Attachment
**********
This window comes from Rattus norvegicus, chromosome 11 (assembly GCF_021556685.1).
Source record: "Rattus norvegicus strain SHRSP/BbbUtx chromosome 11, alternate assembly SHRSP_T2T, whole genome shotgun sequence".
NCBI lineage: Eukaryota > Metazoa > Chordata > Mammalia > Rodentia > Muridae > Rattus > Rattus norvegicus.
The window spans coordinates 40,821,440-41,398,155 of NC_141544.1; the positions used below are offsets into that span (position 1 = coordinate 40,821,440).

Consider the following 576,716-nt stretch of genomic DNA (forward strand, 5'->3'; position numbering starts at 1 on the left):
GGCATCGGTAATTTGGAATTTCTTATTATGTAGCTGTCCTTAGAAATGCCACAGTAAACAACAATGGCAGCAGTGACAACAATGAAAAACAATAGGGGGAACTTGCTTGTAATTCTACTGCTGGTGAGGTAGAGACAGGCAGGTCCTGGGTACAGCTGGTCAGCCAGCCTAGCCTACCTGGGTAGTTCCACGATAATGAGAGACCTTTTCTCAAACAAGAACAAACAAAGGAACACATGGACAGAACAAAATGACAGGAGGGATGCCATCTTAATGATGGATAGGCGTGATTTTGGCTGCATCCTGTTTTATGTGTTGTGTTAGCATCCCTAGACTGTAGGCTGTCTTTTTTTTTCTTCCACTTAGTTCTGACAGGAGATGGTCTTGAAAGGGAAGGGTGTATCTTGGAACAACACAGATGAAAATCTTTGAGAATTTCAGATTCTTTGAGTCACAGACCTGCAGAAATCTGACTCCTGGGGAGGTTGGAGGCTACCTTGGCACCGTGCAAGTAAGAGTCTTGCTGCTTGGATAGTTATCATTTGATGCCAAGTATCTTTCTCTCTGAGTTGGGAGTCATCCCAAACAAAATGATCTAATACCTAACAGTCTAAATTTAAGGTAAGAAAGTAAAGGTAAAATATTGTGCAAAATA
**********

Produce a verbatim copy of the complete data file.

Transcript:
This window comes from Rattus norvegicus, chromosome 11 (assembly GCF_021556685.1).
Source record: "Rattus norvegicus strain SHRSP/BbbUtx chromosome 11, alternate assembly SHRSP_T2T, whole genome shotgun sequence".
NCBI lineage: Eukaryota > Metazoa > Chordata > Mammalia > Rodentia > Muridae > Rattus > Rattus norvegicus.
The window spans coordinates 40,821,440-41,398,155 of NC_141544.1; the positions used below are offsets into that span (position 1 = coordinate 40,821,440).

Consider the following 576,716-nt stretch of genomic DNA (forward strand, 5'->3'; position numbering starts at 1 on the left):
GGCATCGGTAATTTGGAATTTCTTATTATGTAGCTGTCCTTAGAAATGCCACAGTAAACAACAATGGCAGCAGTGACAACAATGAAAAACAATAGGGGGAACTTGCTTGTAATTCTACTGCTGGTGAGGTAGAGACAGGCAGGTCCTGGGTACAGCTGGTCAGCCAGCCTAGCCTACCTGGGTAGTTCCACGATAATGAGAGACCTTTTCTCAAACAAGAACAAACAAAGGAACACATGGACAGAACAAAATGACAGGAGGGATGCCATCTTAATGATGGATAGGCGTGATTTTGGCTGCATCCTGTTTTATGTGTTGTGTTAGCATCCCTAGACTGTAGGCTGTCTTTTTTTTTCTTCCACTTAGTTCTGACAGGAGATGGTCTTGAAAGGGAAGGGTGTATCTTGGAACAACACAGATGAAAATCTTTGAGAATTTCAGATTCTTTGAGTCACAGACCTGCAGAAATCTGACTCCTGGGGAGGTTGGAGGCTACCTTGGCACCGTGCAAGTAAGAGTCTTGCTGCTTGGATAGTTATCATTTGATGCCAAGTATCTTTCTCTCTGAGTTGGGAGTCATCCCAAACAAAATGATCTAATACCTAACAGTCTAAATTTAAGGTAAGAAAGTAAAGGTAAAATATTGTGCAAAATA